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April 30, 2010

a conversation on DLM lock levels used in OCFS2

Filed under: Basic Knowledge,File System Magic — Tags: — colyli @ 9:56 am

Recently, I had a conversation with Mark Fasheh, the topic was DLM (Distributed Lock Manager) levels used in OCFS2 (Oracle Cluster File System v2). IMHO, the talk is quite useful for a starter of OCFS2 or DLM, I list the conversation here, hope it could be informative. Thank you, Mark 😉

Mark gave a simplified explanation on NL, PR and EX dlm lock levels used in OCFS2.

There are 3 lock levels Ocfs2 uses when protecting shared resources.

“NL” aka “No Lock” this is used as a placeholder. Either we get it so that we
can convert the lock to something useful, or we already had some higher level
lock and dropper to NL so another node can continue. This lock level does not
block any other nodes from access to the resource.

“PR” aka “Protected Read”. This is used to that multiple nodes might read the
resource at the same time without any mutual exclusion. This level blocks only
those nodes which want to make changes to the resource (EX locks).

“EX” aka “Exclusive”. This is used to keep other nodes from reading or changing
a resource while it is being changed by the current node. This level blocks PR
locks and other EX locks.

When another node wants a level of access to a resource which the current node
is blocking due to it’s lock level, that node “downconverts” the lock to a
compatible level. Sometimes we might have multiple nodes trying to gain
exclusive access to a resource at the same time (say two nodes want to go from
PR -> EX). When that happens, only one node can win and the others are sent
signals to ‘cancel’ their lock request and if need be, ‘downconvert’ to a mode
which is compatible with what’s being requested. In the previous example, that
means one of the nodes would cancel it’s attempt to go from PR->EX and
afterwards it would drop it’s PR to NL since the PR lock blocks the other node
from an EX.

After read the above text, I talked with Mark in IRC,  here is the edited (remove unnecessary part) conversation log,

coly: it’is an excellent material for DLM lock levels of ocfs2!
mark: specially if that helps folks understand what’s happening in dlmglue.c
* mark knows that code can be…. hard to follow  😉
mark: another thing you might want to take note of – this whole “cancel convert” business is there because the dlm allows a process to retain it’s current lock level while asking for an escalation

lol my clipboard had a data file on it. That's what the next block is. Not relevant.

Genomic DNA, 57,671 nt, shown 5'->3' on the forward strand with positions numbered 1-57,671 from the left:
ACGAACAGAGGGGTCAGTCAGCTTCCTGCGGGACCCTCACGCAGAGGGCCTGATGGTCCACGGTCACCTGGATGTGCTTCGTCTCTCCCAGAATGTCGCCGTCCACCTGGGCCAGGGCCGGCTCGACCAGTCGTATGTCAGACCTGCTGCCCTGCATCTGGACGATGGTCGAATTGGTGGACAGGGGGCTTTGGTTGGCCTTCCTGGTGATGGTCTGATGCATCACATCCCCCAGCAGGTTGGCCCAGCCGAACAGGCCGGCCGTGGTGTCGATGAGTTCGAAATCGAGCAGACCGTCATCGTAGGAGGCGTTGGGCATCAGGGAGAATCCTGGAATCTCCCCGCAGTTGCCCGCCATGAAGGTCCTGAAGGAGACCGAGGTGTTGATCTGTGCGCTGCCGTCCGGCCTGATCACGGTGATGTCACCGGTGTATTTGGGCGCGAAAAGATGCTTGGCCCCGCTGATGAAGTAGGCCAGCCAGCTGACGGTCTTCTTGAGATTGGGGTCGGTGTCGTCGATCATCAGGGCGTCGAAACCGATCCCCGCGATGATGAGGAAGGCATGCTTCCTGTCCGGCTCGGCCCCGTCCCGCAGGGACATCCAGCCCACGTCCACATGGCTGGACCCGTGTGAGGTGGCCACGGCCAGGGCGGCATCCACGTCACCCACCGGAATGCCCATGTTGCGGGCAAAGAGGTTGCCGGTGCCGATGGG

coly: one thing I am not clear is, what’s the functionality of dlmglue.c ? like the name, glue ?
mark: if you think about it – being forced to drop the lock and re-acquire would eliminate the possibility of deadlock, at the expense of performance
mark: think of dlmglue.c as the layer of code which abstracts away the dlm interface for the fs
mark: as part of that abstraction, file system lock management is wholly contained within dlmglue.c
coly: only dlmglue.c acts as a abstract layer ?  and the real job is done by fsdlm or o2dlm ?
mark: yes
mark: dlmglue is never actually creating resources itself – it’s asking the dlm on behalf of the file system
mark: aside from code cleanliness, dlmglue provides a number of features the fs needs that the dlm (rightfully) does not provide
coly: which kind of ?
mark: lock caching for example – you’ll notice that we keep counts on the locks in dlmglue
mark: also, whatever fs specific actions might be needed as part of a lock transition are initiated from dlmglue. an example of that would be checkpointing inode changes before allowing other nodes access, etc
coly: yeah, that’s one more thing confusing me.
coly:  It’s not clear to me yet, for the conception of upconvert and downconvert
coly: when it combined with ast and bast
coly: have you checked out the “dlmbook” pdf? it explains the dlm api (which once you understand, makes dlmglue a lot easier to figure out)
coly: yes, I read it. but because I didn’t know ast and bast before, I don’t have conception on what happens in ast and bast
coly: is it something like the signal handler ?
mark: ast and bast though are just callbacks we pass to the dlm. one (ast) is used to tell fs that a request is complete, the other (bast) is used to tell fs that a lock is blocking progress from another node
coly: when an ast is triggered, what will happen ? the node received the ast can make sure the requested lock level is granted ?
mark: generally yes. the procedure is: dlmglue fires off a request… some time later, the ast callback is run and the status it passes to dlmglue indicates whether the operation succeeded
coly: if a node receives a bast, what will happen ? I mean, are there options (e.g. release its lock, or ignore the bast) ?
mark: release the lock once possible
mark: that’s the only action that doesn’t lockup the cluster  😉
coly: I see, once a node receives a bast, it should try best to downconvert the coresponded lock to NL.
coly: it’s a little bit clear to me 🙂

I recite the log other than my own understanding, it can be helpful to get the basic conception of OCFS2’s dlm levels and what ast and bast do.

2 Comments »

  1. hi coly, I think it is really not easy for a starter to understand the whole stuff of dlmglue. So thanks for the sharing. 😉

    Comment by TaoMa — June 16, 2010 @ 10:48 pm

  2. 你好,对于 mark 的这个说法我不大理解:
    “mark: if you think about it – being forced to drop the lock and re-acquire would eliminate the possibility of deadlock, at the expense of performance”

    请问能帮忙解释一下吗?

    Comment by xanpeng — April 9, 2012 @ 6:22 am

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